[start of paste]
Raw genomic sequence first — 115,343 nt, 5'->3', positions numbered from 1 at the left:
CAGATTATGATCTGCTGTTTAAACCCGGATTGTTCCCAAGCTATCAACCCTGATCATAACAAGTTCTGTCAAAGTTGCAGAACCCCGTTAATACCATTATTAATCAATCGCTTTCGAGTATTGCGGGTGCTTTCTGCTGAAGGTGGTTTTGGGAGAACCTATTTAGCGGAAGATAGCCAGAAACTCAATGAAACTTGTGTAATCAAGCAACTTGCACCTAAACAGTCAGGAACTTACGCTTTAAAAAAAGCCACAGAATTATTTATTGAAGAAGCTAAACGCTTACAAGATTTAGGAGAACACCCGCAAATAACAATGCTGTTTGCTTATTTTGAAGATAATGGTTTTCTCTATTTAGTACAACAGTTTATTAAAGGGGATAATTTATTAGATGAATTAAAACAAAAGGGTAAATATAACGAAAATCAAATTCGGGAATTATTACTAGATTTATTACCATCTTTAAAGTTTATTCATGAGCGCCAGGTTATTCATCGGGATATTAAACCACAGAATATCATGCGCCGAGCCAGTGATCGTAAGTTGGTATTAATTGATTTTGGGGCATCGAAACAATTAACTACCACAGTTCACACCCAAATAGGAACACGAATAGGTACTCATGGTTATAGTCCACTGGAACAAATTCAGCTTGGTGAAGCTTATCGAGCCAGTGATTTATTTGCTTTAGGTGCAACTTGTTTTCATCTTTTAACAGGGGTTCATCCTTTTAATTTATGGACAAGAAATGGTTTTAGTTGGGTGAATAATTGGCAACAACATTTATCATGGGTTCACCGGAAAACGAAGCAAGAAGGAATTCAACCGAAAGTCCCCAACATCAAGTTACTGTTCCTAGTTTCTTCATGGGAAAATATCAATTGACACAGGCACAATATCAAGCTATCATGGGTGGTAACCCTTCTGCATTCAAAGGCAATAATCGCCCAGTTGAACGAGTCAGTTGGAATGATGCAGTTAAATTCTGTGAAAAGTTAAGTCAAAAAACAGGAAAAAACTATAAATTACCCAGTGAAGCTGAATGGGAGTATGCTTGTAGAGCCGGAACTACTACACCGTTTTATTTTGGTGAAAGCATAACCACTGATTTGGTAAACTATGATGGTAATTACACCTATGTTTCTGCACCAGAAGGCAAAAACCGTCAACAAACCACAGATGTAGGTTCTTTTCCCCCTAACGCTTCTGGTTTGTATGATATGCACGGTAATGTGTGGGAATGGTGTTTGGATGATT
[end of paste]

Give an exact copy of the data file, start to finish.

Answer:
Raw genomic sequence first — 115,343 nt, 5'->3', positions numbered from 1 at the left:
CAGATTATGATCTGCTGTTTAAACCCGGATTGTTCCCAAGCTATCAACCCTGATCATAACAAGTTCTGTCAAAGTTGCAGAACCCCGTTAATACCATTATTAATCAATCGCTTTCGAGTATTGCGGGTGCTTTCTGCTGAAGGTGGTTTTGGGAGAACCTATTTAGCGGAAGATAGCCAGAAACTCAATGAAACTTGTGTAATCAAGCAACTTGCACCTAAACAGTCAGGAACTTACGCTTTAAAAAAAGCCACAGAATTATTTATTGAAGAAGCTAAACGCTTACAAGATTTAGGAGAACACCCGCAAATAACAATGCTGTTTGCTTATTTTGAAGATAATGGTTTTCTCTATTTAGTACAACAGTTTATTAAAGGGGATAATTTATTAGATGAATTAAAACAAAAGGGTAAATATAACGAAAATCAAATTCGGGAATTATTACTAGATTTATTACCATCTTTAAAGTTTATTCATGAGCGCCAGGTTATTCATCGGGATATTAAACCACAGAATATCATGCGCCGAGCCAGTGATCGTAAGTTGGTATTAATTGATTTTGGGGCATCGAAACAATTAACTACCACAGTTCACACCCAAATAGGAACACGAATAGGTACTCATGGTTATAGTCCACTGGAACAAATTCAGCTTGGTGAAGCTTATCGAGCCAGTGATTTATTTGCTTTAGGTGCAACTTGTTTTCATCTTTTAACAGGGGTTCATCCTTTTAATTTATGGACAAGAAATGGTTTTAGTTGGGTGAATAATTGGCAACAACATTTATCATGGGTTCACCGGAAAACGAAGCAAGAAGGAATTCAACCGAAAGTCCCCAACATCAAGTTACTGTTCCTAGTTTCTTCATGGGAAAATATCAATTGACACAGGCACAATATCAAGCTATCATGGGTGGTAACCCTTCTGCATTCAAAGGCAATAATCGCCCAGTTGAACGAGTCAGTTGGAATGATGCAGTTAAATTCTGTGAAAAGTTAAGTCAAAAAACAGGAAAAAACTATAAATTACCCAGTGAAGCTGAATGGGAGTATGCTTGTAGAGCCGGAACTACTACACCGTTTTATTTTGGTGAAAGCATAACCACTGATTTGGTAAACTATGATGGTAATTACACCTATGTTTCTGCACCAGAAGGCAAAAACCGTCAACAAACCACAGATGTAGGTTCTTTTCCCCCTAACGCTTCTGGTTTGTATGATATGCACGGTAATGTGTGGGAATGGTGTTTGGATGATT